Definition of ball return system

This is a series of angled rails present within some pool tables that directs pocketed balls to a central location on the table for retrieval after the game.

24 Random Essential Billiards Terms

This is an imaginary player that you can attempt to run a rack against when playing a practice or training game.
This is a shot involving contact between the cue ball and an object ball which allows the cue ball to contact another object in order to sink a pocket with the second object ball.
Describes a player who needs only one more game win to be victorious in the match.
Confederation Panamerica of Billiards
This is a type of shot that shows complete control over the object ball and the cue ball.
When the cue ball contacts three or more cushions in carom games.
Toward the head of the table. This is the playing area on the table above the middle pockets. The idea in an up table game is that shots are more difficult and further from the pockets in one pocket pool.
To indicate where something is to be done. To "mark the pocket" means to indicate which pocket you intend to sink an object ball.
The non-red colored ball meant to be pocketed in a game of snooker, or the next ball meant to be pocketed in a particular game.
One of the two pockets one either side of a pool table halfway up the long rails. They are cut shallower than corner pockets because they have a 180 degree aperture, instead of 90 degrees. In the UK the term centre pocket or middle pocket are preferred.
Chiefly British: The rail at the Top of the table. Compare foot rail; contrast Bottom rail.
This is a fine powdery substance used to assist the sliding of the cue over the hand bridge.
In snooker, any of the three colour balls that get spotted on the baulk line: the yellow, green or brown ball.
This describes when a player is trapped behind a ball. (n.) - This is also the amount of money a player is down after betting.
Anything that causes a foul according to the rules of a game.
This is a style of play where the player is required to stay on top of all the scoring practices. Scratches and points will disappear if they are not remembered.
Chiefly British: The half of the table from which the break shot is taken. This usage is conceptually opposite that in North America, where this end of the table is called the head.
The lamentable practice of not following through with the cue straight, but veering off in the direction of the shot's travel or the side english is applied, away from the proper aiming line; a common source of missed shots.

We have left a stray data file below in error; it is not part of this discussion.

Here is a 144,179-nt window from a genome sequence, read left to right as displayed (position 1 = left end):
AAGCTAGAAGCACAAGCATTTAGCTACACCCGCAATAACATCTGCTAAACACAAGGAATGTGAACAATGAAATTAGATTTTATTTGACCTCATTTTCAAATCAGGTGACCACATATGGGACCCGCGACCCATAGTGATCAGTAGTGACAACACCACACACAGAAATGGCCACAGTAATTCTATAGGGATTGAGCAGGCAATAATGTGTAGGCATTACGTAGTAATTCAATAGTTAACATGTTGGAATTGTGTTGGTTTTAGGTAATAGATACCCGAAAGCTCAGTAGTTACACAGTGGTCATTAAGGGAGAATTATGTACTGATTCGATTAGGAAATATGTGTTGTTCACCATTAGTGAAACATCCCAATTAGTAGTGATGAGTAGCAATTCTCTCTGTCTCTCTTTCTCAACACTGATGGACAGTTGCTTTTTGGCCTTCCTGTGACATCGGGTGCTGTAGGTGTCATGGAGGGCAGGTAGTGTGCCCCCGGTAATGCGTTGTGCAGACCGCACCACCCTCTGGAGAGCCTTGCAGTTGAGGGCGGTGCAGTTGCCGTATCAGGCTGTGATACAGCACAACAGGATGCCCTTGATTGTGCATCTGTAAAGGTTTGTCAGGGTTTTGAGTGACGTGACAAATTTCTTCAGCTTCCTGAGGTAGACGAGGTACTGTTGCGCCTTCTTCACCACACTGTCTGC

To contact the chosen object ball in such a way to make it bank off a rail before being pocketed.
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Hitting the object ball with not enough of a cut angle; hitting the object ball too full or "fat". It is a well-known maxim that overcutting is preferable to undercutting.
Same as back spin.
Also shake bottle, pea bottle, pill bottle, kelly bottle, tally bottle. The bottle used in various games to hold numbered peas, it is employed to assign random spots to players in a roster (such as in a tournament), or to assign random balls to players of a game.
(Computerized Numerical Control) This is a special appliance used by many cue manufacturers to design the inlays on a cue to precision accuracy. Often times it is looked down upon because this technology departs from the previous standard of "handcrafting" inlays, using a pantograph tool. However, the new technology allows for much more precise cuts at a quicker pace. If you are looking to save some money and appreciate the man made designs that are computer inlayed in your cue, then CNC is the technology for you.
The forward rotation of the cue ball that results from a follow shot. Also known as top spin or top, follow is applied to the cue ball by hitting it above its equator, causing it to spin more rapidly in the direction of travel than it would simply by rolling on the cloth from a center-ball hit. Follow speeds the cue ball up, and widens both the carom angle after contact with an object ball, and angle of reflection off a cushion.